What is a NISA?
Any individual, who is an income tax payer and has some money to save or invest, should know about New Individual Savings Accounts (NISAs). NISAs offer an attractive tax-favoured shelter to anyone aged 18 or over (16 or over for cash NISAs). With standard bank and building society savings accounts taxpayers normally have to pay tax on any interest earned on their money. The tax is deducted from the interest before it is paid out, reducing the amount received. Similarly, tax must be paid on the income and profits made from investments in the stock market like company shares or unit trusts.
However, NISAs serve as a kind of ‘wrapper’ to protect savings from tax, allowing individuals to invest monies up to maximum limits (by way of regular or single amounts) each tax year in a range of savings and investments and pay no personal tax at all on the income and/or profits received.
The main NISA benefits are:
- No personal tax (income or capital gains) on any investments in an NISA.
- Income and gains from NISAs do not need to be included in tax returns.
- Money can be withdrawn from a NISA at any time without losing the tax breaks.
NISA Maximum Contribution Limits
The current NISA maximum contribution limit is shown below:
Overall Maximum £15,000
The basics of how NISAs work
There are two types of NISA:
- stocks and shares, in the form of either individual shares or bonds, or pooled investments such as open-ended investment funds, investment trusts or life assurance investments.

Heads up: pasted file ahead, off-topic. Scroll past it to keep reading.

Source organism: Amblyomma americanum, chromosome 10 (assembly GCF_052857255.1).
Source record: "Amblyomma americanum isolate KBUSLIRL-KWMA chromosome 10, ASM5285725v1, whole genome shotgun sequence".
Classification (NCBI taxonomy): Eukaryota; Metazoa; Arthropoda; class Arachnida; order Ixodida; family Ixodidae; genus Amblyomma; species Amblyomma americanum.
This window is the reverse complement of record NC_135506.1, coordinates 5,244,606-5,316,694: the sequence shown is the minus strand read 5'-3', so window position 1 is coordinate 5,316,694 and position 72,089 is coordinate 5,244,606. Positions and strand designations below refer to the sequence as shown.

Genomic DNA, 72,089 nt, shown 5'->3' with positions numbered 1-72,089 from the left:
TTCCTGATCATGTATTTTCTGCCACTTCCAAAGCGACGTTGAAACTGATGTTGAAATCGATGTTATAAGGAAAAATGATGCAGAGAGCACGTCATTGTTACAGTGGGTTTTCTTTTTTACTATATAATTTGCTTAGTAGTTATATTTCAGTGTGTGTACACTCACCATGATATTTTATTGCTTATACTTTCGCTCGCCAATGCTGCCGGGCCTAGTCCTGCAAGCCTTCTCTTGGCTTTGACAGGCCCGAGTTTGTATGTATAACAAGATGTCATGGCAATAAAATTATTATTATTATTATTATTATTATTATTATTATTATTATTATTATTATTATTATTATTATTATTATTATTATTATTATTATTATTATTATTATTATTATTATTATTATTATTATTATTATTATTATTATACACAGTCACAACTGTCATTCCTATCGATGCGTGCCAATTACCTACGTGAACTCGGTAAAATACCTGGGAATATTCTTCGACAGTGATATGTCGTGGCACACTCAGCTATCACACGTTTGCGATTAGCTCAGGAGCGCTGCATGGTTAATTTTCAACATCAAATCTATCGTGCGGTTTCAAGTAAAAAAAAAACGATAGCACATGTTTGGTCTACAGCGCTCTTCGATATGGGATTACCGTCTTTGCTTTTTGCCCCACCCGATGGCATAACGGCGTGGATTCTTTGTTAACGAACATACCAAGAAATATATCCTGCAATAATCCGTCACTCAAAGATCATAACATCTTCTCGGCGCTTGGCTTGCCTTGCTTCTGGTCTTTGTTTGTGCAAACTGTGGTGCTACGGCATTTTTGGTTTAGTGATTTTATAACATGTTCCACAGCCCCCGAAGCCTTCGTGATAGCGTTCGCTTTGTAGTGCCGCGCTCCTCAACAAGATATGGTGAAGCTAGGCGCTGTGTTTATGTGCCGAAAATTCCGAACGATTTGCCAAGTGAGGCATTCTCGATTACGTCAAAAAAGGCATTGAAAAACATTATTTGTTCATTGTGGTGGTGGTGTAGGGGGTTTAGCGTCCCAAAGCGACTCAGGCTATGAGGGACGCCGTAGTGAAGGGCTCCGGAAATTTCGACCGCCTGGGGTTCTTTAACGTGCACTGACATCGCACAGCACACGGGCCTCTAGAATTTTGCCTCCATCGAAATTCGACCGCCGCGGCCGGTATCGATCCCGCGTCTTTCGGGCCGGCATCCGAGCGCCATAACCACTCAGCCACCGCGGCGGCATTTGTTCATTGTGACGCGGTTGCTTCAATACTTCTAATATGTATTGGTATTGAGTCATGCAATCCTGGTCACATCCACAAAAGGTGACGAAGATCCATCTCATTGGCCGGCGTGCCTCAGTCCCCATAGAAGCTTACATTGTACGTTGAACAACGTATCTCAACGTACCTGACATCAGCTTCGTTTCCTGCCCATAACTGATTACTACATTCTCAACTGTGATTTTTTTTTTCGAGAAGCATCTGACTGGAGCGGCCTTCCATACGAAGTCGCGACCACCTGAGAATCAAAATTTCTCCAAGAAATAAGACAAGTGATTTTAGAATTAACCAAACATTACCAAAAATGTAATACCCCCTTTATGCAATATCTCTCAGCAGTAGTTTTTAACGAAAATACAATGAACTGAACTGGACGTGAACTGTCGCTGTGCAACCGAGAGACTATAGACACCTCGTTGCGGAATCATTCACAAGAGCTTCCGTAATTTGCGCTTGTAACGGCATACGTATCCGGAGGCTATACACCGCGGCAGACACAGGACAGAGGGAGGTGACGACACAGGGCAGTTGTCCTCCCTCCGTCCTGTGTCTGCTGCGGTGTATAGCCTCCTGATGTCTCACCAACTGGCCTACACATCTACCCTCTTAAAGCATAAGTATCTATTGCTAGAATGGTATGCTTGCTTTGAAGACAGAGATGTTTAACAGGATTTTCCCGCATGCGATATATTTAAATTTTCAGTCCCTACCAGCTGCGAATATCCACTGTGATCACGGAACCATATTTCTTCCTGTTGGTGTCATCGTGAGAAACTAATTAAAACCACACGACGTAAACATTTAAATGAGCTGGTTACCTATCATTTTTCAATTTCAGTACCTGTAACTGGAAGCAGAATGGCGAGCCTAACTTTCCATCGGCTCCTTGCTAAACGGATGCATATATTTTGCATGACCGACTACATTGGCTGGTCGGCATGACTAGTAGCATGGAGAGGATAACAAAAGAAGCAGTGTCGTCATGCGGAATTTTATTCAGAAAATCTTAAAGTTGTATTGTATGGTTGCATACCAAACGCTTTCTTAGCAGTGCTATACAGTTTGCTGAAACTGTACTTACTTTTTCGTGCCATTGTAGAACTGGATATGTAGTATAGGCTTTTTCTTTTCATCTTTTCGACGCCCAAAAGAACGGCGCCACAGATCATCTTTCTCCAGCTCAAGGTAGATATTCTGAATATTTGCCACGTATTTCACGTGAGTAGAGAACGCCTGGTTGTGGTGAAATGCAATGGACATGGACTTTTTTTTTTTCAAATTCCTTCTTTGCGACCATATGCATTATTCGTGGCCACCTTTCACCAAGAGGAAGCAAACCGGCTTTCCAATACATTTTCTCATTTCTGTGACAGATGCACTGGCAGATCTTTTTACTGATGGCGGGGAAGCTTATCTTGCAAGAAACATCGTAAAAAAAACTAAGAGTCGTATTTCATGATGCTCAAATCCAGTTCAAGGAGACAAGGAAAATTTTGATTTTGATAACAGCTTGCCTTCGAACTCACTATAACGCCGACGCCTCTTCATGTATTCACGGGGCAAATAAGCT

- cash, usually containing a bank or building society savings account.
All of your allowance can be invested in either stocks and shares or cash, or you can split it between the two, up to the overall annual limit of £15,000 with either the same or a different provider. You will also be able to transfer money saved in previous years’ cash NISA holdings to stocks and shares NISAs without affecting your current year’s allowance. It should be noted that it is now possible to transfer in the opposite direction i.e. stocks and shares NISA to a cash NISA.
Any investment returns received will be largely tax free, although the tax credit on dividend income received by the fund is not recoverable. However, cash and fixed interest funds are deemed to receive interest rather than dividends and a 20% tax credit is recoverable. There is no personal tax on any income taken and no capital gains tax on any gains made. On death, the value of your ISAs will be included in your estate for Inheritance Tax purposes.